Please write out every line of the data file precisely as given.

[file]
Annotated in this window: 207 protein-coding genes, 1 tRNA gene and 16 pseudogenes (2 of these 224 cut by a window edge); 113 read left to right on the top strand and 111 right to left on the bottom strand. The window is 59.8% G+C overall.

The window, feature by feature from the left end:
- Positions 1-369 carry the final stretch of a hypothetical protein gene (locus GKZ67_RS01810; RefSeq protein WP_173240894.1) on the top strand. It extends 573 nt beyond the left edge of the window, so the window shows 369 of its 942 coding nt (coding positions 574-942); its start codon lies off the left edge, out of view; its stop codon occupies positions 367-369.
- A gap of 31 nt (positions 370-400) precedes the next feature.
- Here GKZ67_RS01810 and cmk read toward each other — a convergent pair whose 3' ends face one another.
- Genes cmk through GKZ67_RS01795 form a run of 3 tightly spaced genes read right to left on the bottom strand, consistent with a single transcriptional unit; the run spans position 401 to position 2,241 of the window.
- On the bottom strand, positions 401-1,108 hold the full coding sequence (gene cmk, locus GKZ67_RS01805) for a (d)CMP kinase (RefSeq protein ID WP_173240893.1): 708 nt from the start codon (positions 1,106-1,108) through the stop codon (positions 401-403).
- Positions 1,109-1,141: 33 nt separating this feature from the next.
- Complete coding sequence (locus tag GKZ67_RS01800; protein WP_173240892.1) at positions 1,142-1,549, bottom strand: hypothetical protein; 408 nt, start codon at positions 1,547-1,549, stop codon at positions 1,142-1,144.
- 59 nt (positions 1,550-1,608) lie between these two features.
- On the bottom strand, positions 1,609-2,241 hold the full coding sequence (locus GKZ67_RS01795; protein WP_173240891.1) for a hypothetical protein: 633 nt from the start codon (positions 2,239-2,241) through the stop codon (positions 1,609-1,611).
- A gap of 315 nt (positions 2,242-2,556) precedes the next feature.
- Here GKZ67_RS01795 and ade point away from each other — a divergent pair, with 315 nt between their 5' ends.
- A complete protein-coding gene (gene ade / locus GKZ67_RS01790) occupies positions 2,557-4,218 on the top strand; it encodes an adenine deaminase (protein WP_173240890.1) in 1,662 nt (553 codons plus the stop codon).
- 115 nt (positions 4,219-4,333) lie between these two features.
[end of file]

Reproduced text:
Annotated in this window: 207 protein-coding genes, 1 tRNA gene and 16 pseudogenes (2 of these 224 cut by a window edge); 113 read left to right on the top strand and 111 right to left on the bottom strand. The window is 59.8% G+C overall.

The window, feature by feature from the left end:
- Positions 1-369 carry the final stretch of a hypothetical protein gene (locus GKZ67_RS01810; RefSeq protein WP_173240894.1) on the top strand. It extends 573 nt beyond the left edge of the window, so the window shows 369 of its 942 coding nt (coding positions 574-942); its start codon lies off the left edge, out of view; its stop codon occupies positions 367-369.
- A gap of 31 nt (positions 370-400) precedes the next feature.
- Here GKZ67_RS01810 and cmk read toward each other — a convergent pair whose 3' ends face one another.
- Genes cmk through GKZ67_RS01795 form a run of 3 tightly spaced genes read right to left on the bottom strand, consistent with a single transcriptional unit; the run spans position 401 to position 2,241 of the window.
- On the bottom strand, positions 401-1,108 hold the full coding sequence (gene cmk, locus GKZ67_RS01805) for a (d)CMP kinase (RefSeq protein ID WP_173240893.1): 708 nt from the start codon (positions 1,106-1,108) through the stop codon (positions 401-403).
- Positions 1,109-1,141: 33 nt separating this feature from the next.
- Complete coding sequence (locus tag GKZ67_RS01800; protein WP_173240892.1) at positions 1,142-1,549, bottom strand: hypothetical protein; 408 nt, start codon at positions 1,547-1,549, stop codon at positions 1,142-1,144.
- 59 nt (positions 1,550-1,608) lie between these two features.
- On the bottom strand, positions 1,609-2,241 hold the full coding sequence (locus GKZ67_RS01795; protein WP_173240891.1) for a hypothetical protein: 633 nt from the start codon (positions 2,239-2,241) through the stop codon (positions 1,609-1,611).
- A gap of 315 nt (positions 2,242-2,556) precedes the next feature.
- Here GKZ67_RS01795 and ade point away from each other — a divergent pair, with 315 nt between their 5' ends.
- A complete protein-coding gene (gene ade / locus GKZ67_RS01790) occupies positions 2,557-4,218 on the top strand; it encodes an adenine deaminase (protein WP_173240890.1) in 1,662 nt (553 codons plus the stop codon).
- 115 nt (positions 4,219-4,333) lie between these two features.